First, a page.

The Washington Court House City Schools Board of Education held its organizational meeting on Monday evening with Ken Upthegrove being elected by the board as president and Dennis Garrison being voted in as vice president for the coming year.
Starting off the meeting, Chuck Winkle — who served as president pro tem prior to the voting — called the meeting to order with all board members present. After reaching the agenda item, board member Jennifer Lynch nominated Upthegrove for president of the board. With no other nominations and following a vote, Upthegrove was appointed.
“I have been on the board for 25 years and have served as president now seven or eight times,” Upthegrove said.
When asked about the passing of the district’s 1 percent earned income tax levy — which passed 765 “for” and 754 “against” during a special election in August — and future plans for the district, Upthegrove said this year he hopes the district can continue to navigate through the COVID-19 pandemic.
“I want to get through this COVID situation,” Upthegrove said. “Ultimately with the levy passing we will be able to increase some wages and to get more staff and keep the staff we have, that is probably the key. We lost a lot of good teachers to districts around us because they were able to pay four or five thousand dollars more and we are not going to be able to keep up with that, but if we are a lot closer — and likely with the good things going on in our district — we won’t lose staff. The board is great and I really appreciate them having confidence in me to lead this board. They are great people and so any of the five could have taken the position and done well, I just happened to be the one they chose.”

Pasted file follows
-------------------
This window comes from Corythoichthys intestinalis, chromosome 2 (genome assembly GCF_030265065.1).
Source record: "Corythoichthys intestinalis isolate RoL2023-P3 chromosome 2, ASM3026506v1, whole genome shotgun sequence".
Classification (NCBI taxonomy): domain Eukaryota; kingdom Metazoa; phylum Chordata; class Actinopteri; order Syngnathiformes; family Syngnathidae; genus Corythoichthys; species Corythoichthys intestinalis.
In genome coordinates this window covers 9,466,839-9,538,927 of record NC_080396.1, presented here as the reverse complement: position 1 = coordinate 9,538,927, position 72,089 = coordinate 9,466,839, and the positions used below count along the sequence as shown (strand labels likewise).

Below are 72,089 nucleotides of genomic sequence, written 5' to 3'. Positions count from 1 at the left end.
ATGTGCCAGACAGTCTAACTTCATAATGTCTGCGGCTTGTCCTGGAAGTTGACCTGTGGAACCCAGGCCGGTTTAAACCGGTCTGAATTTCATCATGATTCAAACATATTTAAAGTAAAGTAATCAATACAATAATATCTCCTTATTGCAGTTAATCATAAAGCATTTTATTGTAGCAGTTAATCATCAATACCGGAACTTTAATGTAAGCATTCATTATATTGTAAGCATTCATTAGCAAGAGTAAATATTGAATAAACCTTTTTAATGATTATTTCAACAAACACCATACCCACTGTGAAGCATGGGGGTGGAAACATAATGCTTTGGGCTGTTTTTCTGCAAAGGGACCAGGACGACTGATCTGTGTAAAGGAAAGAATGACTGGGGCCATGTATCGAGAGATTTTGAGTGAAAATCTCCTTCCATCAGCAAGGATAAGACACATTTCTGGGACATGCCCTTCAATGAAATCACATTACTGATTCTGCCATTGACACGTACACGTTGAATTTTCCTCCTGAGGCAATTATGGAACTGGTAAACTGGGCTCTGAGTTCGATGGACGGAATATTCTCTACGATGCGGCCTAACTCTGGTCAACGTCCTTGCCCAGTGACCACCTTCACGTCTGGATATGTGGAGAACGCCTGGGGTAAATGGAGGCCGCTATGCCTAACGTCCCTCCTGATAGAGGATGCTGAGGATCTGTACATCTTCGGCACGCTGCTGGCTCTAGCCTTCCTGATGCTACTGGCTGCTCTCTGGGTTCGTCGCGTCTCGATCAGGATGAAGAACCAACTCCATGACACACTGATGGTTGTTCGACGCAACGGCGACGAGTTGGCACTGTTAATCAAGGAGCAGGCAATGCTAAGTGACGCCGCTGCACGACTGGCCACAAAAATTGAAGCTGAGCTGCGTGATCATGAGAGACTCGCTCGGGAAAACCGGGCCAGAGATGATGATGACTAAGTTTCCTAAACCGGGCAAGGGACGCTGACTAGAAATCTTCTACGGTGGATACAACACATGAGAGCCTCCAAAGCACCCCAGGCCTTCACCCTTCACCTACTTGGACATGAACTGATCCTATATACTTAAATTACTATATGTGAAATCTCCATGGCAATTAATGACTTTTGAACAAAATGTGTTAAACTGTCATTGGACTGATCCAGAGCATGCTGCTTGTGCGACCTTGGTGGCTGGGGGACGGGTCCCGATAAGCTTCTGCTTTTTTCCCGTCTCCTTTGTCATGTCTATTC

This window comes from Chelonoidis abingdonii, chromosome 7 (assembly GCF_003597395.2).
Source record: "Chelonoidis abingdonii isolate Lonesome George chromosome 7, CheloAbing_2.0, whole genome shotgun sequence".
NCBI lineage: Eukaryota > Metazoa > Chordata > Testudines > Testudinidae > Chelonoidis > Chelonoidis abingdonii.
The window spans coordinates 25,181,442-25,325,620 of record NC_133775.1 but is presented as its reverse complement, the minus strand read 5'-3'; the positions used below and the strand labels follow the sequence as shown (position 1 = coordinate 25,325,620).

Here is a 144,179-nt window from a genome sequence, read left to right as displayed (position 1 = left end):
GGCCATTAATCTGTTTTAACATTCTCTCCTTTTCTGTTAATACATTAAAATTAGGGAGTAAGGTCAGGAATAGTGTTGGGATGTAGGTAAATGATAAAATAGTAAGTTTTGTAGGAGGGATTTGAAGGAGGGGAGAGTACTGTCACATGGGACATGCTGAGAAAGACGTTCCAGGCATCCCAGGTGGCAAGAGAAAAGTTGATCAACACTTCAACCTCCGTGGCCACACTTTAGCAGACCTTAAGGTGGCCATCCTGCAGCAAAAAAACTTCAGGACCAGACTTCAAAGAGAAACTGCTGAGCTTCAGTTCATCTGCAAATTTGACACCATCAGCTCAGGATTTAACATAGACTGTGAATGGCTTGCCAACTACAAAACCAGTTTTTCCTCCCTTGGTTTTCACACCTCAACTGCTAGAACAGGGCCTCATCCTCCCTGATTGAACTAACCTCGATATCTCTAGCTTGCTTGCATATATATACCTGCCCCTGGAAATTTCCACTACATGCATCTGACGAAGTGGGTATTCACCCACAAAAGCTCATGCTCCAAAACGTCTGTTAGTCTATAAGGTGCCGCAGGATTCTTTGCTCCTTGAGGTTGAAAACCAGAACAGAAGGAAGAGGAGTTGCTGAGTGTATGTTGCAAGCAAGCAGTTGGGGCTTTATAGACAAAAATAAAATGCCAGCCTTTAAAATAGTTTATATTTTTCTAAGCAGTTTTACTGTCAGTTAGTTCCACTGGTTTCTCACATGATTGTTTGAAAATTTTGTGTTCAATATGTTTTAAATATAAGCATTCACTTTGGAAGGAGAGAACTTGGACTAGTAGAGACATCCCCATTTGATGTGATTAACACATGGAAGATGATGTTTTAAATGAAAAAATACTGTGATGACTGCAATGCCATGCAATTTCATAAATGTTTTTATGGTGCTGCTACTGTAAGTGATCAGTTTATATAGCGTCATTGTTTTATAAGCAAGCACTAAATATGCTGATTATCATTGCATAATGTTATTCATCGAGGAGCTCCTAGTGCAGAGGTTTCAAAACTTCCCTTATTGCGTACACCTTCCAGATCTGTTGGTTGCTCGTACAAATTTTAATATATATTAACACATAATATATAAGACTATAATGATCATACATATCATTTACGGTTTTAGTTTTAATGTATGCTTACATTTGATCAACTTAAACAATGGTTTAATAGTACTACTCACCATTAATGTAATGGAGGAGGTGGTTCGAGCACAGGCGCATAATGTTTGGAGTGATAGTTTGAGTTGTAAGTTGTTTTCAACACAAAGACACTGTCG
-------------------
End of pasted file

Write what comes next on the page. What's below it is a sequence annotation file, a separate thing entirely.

After the first vote, Upthegrove led the board in deciding the vice president for the coming year with Lynch nominating Garrison. Garrison — who just completed his first year as a member of the district’s board of education — has been serving as a legislative liaison for the district and continues to keep the board updated on impending or important legislation that could impact the district — such as more funding becoming available via state budgets or emergency relief.
“I have always been very active through the industries that my company belongs to as a lobbyist and liaison for industry over the years, so it was kind of a natural chain of events for me to be involved in legislative issues,” Garrison said. “Now the legislative issues for a school board are different than industry, but the contacts are the same, people are the same, the relationships that you develop are the same, so it goes hand-in-hand.”
Garrison also took time to comment on the passage of the tax levy and noted that he originally ran for the board with the intent of passing a tax levy.
“One of the reasons I ran for the board was to get a levy passed and obviously we got a levy passed,” Garrison said. “So I would consider that to be a major achievement going forward and a school district is like a business. You need to have a sound fiscal policy and you have to have sound funding to move forward to address the needs of your staff, your people and curriculum requirements. I think we are on a lot better footing. So the position that we are in is a lot better than before the levy passed. I think the board works very well together as a group. The board members are all a part of the same community and we have the same goals that we are trying to achieve, and I just want to thank them for all of their hard work.”
Stay with the Record-Herald for more on this meeting later this week.
Reach Martin Graham on Twitter @MartiTheNewsGuy.